In honor of Black History Month here in the U.S., United Black America brings you the Black History that is NOT taught in the public
fool school system. In learning our history, we shall overcome our destruction, reclaim our culture, and redeem the memories of our fallen.
For the next 30 days, United Black America will bring you articles and podcasts on the most important people, places, and events that have shaped the destiny of our people.
Our agenda this year will focus a little less on our past and more on our present. That information is already out there in abundance via African American Websites (check out our list of the Best Black Websites).
History is being made as we speak, and it is just as importance for us to recognize the people and events that are shaping our future as it is to discuss those who have passed into legend.
Week 1: Unsung Heroes
Little known history makers in the United States
Black History month is observed in the United States in order to give African American men, women, and children a more complete knowledge of their contributions to civilization. It is equally important for other races to make note of the accomplishments of our race as a means of reducing negative racial stereotypes.
In week 1, we will revisit the men and women who died unknown and alone while in service to our people. Their stories are rarely told, but their contributions have single-handedly changed the world and should be remembered.
Week 2: Living Legends
Activists that are currently making history and the descendants of legendary figures of Black history
The children of men like Marcus Garvey, Malcolm X, Booker T. Washington and Frederick Douglass walk among us and continue to move the legacies of their parents forward. These living legends are direct links to some of the most important figures in African American history.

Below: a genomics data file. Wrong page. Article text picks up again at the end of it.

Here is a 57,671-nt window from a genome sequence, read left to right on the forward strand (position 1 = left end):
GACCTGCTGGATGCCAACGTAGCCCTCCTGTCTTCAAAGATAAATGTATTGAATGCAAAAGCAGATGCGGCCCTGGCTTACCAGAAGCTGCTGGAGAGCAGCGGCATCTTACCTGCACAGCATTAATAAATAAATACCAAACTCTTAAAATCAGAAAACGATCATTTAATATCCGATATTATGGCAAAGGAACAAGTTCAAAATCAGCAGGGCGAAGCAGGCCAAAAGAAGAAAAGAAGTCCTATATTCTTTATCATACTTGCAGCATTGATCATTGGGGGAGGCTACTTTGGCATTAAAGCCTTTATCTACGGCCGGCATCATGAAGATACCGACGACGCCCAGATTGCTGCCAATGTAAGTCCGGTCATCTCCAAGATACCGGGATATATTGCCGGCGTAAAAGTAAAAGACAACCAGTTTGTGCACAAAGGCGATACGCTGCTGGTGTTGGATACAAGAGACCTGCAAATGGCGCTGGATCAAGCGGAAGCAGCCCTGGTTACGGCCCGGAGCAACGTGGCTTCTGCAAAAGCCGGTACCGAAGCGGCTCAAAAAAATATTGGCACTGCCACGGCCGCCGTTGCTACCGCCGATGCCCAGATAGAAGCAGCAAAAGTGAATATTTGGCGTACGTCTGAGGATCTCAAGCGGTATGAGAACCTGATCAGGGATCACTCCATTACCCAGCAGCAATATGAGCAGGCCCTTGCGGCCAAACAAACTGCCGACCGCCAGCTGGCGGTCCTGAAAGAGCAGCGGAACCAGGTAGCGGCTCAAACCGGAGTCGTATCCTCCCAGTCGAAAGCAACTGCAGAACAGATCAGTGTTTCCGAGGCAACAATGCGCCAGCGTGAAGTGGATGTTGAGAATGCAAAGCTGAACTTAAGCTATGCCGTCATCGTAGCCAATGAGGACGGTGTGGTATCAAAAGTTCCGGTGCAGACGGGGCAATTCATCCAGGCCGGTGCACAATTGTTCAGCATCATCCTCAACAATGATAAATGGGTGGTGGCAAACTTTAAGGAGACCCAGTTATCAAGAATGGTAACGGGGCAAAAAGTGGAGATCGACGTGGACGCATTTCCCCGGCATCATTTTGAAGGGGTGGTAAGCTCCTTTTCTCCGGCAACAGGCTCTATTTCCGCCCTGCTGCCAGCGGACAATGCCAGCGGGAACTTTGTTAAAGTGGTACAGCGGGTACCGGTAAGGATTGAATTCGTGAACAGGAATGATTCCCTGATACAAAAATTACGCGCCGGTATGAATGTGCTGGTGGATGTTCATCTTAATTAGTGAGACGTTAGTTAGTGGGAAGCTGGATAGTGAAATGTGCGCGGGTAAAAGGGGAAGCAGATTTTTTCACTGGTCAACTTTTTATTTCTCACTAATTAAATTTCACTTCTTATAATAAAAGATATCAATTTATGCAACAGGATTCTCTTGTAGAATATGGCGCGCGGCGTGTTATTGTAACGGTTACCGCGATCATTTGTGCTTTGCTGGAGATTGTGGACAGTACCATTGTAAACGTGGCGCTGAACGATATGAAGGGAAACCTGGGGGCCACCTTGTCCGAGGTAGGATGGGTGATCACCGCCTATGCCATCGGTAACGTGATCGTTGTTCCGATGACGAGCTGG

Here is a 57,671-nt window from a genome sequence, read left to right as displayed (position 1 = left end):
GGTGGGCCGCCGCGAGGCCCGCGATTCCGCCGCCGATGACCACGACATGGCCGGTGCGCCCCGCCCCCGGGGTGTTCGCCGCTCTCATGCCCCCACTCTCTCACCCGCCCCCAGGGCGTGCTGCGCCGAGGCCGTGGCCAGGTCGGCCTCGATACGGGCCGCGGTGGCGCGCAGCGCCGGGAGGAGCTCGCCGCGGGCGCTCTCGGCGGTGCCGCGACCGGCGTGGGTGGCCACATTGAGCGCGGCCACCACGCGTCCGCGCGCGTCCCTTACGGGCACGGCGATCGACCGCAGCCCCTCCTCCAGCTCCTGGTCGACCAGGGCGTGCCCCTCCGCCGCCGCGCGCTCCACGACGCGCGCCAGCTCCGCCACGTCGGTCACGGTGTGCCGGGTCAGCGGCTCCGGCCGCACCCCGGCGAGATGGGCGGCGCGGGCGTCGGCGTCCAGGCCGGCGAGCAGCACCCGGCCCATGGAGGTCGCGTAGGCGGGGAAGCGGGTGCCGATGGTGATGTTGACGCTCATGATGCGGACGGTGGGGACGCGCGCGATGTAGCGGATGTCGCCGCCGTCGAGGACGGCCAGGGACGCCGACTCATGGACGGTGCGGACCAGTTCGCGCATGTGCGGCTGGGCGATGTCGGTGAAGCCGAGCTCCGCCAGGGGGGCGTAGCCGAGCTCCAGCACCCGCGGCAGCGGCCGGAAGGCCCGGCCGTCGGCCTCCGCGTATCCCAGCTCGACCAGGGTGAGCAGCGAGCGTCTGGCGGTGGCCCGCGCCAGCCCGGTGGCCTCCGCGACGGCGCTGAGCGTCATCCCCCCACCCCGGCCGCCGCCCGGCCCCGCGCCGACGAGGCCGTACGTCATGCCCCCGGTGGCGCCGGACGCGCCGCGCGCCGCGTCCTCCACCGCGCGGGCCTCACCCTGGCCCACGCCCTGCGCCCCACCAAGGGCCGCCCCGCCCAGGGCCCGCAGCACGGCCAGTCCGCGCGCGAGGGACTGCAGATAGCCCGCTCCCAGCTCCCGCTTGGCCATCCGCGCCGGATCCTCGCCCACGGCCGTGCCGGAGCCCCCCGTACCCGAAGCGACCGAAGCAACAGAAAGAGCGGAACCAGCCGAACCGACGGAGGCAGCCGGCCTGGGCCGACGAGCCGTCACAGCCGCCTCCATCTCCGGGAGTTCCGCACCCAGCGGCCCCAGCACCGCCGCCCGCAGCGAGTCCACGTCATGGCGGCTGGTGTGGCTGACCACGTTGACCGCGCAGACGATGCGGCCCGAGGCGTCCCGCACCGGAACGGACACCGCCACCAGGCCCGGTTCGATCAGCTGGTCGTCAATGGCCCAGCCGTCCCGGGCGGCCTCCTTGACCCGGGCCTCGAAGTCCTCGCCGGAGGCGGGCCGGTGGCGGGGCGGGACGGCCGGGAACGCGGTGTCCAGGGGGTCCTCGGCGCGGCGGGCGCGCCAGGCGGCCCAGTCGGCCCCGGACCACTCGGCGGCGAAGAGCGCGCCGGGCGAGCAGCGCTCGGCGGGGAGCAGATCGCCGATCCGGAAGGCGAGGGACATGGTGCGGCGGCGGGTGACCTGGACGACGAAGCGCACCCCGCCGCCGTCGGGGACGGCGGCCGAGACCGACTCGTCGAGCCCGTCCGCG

In week 2, we will hail the work and the achievements of those who carry on in the footsteps of their (and our) parents.
Week 3: Black History Beyond the U.S.
The African Presence in the Americas, Asia, and the Pacific
The Trans-Atlantic slave trade was responsible for the large African presence here in America, but was equally responsible for the presence of our people throughout the Caribean, and in Brazil, Belize, and Colombia. History was made in these areas that significantly shaped the global destinies of our race, and their history is our history as well.
In week 3, we will explore the African presence in America and the Caribbean before Columbus, the revolutions that led to the first Black American empires, and the recent events that have changed the balance of power in the Atlantic.
Week 4: Black History in Action
Doing the Knowledge
Black history provides us with knowledge of ourselves, our culture, our history, and the people, places, and events that have led us to where we are today. But knowledge is not power unless it is put into action. In week 4, we will honor the legacies of our mothers and fathers with action. Articles will cover topics ranging from starting study groups and community action networks to joining and participating in Pan-African movements.
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